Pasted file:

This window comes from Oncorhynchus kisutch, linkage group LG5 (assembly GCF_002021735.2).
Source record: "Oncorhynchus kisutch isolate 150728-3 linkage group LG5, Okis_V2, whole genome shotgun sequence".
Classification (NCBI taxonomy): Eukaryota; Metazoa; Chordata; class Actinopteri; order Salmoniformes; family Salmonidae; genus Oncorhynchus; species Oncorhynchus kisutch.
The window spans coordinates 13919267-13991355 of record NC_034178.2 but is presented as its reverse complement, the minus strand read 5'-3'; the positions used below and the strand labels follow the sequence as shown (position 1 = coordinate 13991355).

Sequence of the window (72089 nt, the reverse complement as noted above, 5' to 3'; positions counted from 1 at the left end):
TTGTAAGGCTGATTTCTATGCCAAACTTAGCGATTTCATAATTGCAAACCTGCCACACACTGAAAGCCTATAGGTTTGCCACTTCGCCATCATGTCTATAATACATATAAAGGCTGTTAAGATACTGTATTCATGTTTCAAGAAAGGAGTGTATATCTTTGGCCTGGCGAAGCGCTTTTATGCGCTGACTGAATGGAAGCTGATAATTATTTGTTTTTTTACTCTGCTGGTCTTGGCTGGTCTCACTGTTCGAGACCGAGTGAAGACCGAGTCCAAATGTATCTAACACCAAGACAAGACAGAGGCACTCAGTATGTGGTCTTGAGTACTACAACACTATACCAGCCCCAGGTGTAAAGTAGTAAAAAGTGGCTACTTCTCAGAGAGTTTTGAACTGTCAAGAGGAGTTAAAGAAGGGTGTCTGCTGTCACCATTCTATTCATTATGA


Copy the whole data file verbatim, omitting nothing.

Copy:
This window comes from Oncorhynchus kisutch, linkage group LG5 (assembly GCF_002021735.2).
Source record: "Oncorhynchus kisutch isolate 150728-3 linkage group LG5, Okis_V2, whole genome shotgun sequence".
Classification (NCBI taxonomy): Eukaryota; Metazoa; Chordata; class Actinopteri; order Salmoniformes; family Salmonidae; genus Oncorhynchus; species Oncorhynchus kisutch.
The window spans coordinates 13919267-13991355 of record NC_034178.2 but is presented as its reverse complement, the minus strand read 5'-3'; the positions used below and the strand labels follow the sequence as shown (position 1 = coordinate 13991355).

Sequence of the window (72089 nt, the reverse complement as noted above, 5' to 3'; positions counted from 1 at the left end):
TTGTAAGGCTGATTTCTATGCCAAACTTAGCGATTTCATAATTGCAAACCTGCCACACACTGAAAGCCTATAGGTTTGCCACTTCGCCATCATGTCTATAATACATATAAAGGCTGTTAAGATACTGTATTCATGTTTCAAGAAAGGAGTGTATATCTTTGGCCTGGCGAAGCGCTTTTATGCGCTGACTGAATGGAAGCTGATAATTATTTGTTTTTTTACTCTGCTGGTCTTGGCTGGTCTCACTGTTCGAGACCGAGTGAAGACCGAGTCCAAATGTATCTAACACCAAGACAAGACAGAGGCACTCAGTATGTGGTCTTGAGTACTACAACACTATACCAGCCCCAGGTGTAAAGTAGTAAAAAGTGGCTACTTCTCAGAGAGTTTTGAACTGTCAAGAGGAGTTAAAGAAGGGTGTCTGCTGTCACCATTCTATTCATTATGA